Trail Sisters Half Marathon & 10k

September 14th • Buena Vista, CO

Where to Run in Bozeman, Montana

Allison is an eastern born, Montana local. During the day, you can find her wrangling faculty and budgets at Montana State University. Evenings and weekends are spent in the mountains running, hiking, or camping alongside her husband, doggo, and twin sons.

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Bozeman, Montana

Situated in a large valley in Southwestern Montana and surrounded by three mountain ranges, Bozeman is an outdoor mecca for any interest from fly-fishing, to kayaking, to backcountry skiing. The area also holds renowned trails and trail races. Currently, Bozeman has a boom town feel, as the population has increased from 38,000 to around 45,000 in the last six years. Bozeman is also home to Montana State University. With a tag line of “Mountains and Minds,” MSU contributes a transient student population of about 16,000 during the academic year. Bozemanites are grateful for two amazing ski areas, Bridger Bowl and Big Sky. In addition, there are three rivers that provide year round world class fly fishing: the Madison, Gallatin, and Yellowstone and at times of the year kayaking and rafting opportunities. Bozeman boasts a large tourist population in the summer months; as their primarily draw is visiting Yellowstone National Park, which is a 90 minute drive. I have lived in the valley on and off for six years over the last ten years. I moved back in 2015 and am here to stay, mostly because of the recreational opportunities. I will cover some of my favorite trails in the area, but keep some special spots a secret. Be aware this is the Northern Rockies territory, as grizzly bears are found in almost all mountain ranges, as are black bears, and some mountain lions. Travel with a friend (ideally) and with bear spray.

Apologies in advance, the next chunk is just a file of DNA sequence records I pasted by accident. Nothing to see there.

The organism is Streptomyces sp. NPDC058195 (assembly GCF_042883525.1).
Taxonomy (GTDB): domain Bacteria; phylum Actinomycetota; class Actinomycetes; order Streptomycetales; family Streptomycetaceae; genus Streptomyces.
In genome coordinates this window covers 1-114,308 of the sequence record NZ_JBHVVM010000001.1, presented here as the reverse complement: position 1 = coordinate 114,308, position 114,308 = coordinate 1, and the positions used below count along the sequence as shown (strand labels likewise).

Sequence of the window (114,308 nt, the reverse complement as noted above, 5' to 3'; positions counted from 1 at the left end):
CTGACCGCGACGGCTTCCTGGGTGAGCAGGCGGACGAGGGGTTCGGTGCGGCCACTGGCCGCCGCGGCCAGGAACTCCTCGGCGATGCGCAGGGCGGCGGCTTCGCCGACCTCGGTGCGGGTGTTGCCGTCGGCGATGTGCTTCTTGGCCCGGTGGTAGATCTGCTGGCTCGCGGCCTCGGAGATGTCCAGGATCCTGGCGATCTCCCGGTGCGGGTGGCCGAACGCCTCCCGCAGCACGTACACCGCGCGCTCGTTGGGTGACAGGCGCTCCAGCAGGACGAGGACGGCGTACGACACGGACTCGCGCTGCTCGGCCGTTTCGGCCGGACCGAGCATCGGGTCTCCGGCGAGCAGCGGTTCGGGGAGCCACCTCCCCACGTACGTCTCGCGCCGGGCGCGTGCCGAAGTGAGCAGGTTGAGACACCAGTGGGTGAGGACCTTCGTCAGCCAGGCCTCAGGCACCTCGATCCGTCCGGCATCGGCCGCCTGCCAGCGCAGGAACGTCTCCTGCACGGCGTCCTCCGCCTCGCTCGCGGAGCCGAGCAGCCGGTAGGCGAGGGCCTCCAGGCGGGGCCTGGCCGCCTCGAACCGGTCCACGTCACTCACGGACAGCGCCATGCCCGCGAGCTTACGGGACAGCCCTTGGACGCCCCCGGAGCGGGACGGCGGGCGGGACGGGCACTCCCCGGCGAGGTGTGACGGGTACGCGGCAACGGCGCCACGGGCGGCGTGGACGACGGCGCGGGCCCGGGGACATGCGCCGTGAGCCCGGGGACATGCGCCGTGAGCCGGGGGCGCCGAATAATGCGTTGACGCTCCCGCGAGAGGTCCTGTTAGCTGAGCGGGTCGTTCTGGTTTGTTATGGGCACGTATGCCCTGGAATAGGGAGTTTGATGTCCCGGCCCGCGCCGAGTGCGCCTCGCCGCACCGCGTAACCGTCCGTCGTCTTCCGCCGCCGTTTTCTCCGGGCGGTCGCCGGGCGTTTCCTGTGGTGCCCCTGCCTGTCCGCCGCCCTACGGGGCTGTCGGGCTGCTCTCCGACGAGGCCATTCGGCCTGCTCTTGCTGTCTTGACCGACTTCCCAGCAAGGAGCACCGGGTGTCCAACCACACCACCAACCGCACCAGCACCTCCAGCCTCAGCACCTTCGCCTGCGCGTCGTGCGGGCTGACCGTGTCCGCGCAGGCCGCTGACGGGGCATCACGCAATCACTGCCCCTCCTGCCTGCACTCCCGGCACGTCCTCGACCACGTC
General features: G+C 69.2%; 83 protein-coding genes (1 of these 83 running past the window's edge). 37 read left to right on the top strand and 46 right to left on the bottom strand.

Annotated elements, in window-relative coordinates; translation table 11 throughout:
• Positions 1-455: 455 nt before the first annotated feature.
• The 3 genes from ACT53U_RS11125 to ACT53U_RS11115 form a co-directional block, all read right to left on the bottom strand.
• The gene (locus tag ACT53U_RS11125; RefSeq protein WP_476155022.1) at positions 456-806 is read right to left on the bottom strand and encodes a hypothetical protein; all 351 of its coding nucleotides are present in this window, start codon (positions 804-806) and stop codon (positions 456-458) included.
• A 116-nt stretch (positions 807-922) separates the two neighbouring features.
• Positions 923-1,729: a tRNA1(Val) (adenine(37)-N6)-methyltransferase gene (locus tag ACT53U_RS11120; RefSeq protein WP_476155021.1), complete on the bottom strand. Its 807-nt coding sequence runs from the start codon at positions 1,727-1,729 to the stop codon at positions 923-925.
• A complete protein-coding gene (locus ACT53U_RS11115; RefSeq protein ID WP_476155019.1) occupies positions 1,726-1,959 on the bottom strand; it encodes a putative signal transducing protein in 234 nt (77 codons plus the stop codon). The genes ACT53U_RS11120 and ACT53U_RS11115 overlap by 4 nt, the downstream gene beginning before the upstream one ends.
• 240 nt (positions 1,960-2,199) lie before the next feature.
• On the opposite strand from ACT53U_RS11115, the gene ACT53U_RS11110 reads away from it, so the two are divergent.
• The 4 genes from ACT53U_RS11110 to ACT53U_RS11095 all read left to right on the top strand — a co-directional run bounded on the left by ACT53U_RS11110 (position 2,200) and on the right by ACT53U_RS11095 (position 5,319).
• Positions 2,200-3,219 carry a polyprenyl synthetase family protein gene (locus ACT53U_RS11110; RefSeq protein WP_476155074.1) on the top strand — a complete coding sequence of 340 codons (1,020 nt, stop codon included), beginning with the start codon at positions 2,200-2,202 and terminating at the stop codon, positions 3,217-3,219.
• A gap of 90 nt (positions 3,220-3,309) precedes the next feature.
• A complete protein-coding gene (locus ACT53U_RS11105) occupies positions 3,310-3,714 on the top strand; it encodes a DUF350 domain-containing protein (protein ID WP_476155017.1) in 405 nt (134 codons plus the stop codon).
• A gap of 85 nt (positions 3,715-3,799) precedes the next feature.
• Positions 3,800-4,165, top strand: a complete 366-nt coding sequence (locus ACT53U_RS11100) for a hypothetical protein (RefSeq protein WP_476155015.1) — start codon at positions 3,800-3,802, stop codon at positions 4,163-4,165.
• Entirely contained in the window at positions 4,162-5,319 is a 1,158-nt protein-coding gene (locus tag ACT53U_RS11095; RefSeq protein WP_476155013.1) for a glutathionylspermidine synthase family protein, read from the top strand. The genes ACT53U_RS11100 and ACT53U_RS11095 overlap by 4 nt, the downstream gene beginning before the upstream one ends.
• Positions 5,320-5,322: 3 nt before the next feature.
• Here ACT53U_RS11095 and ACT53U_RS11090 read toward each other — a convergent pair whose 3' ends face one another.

Recreational Areas

Bridger Mountains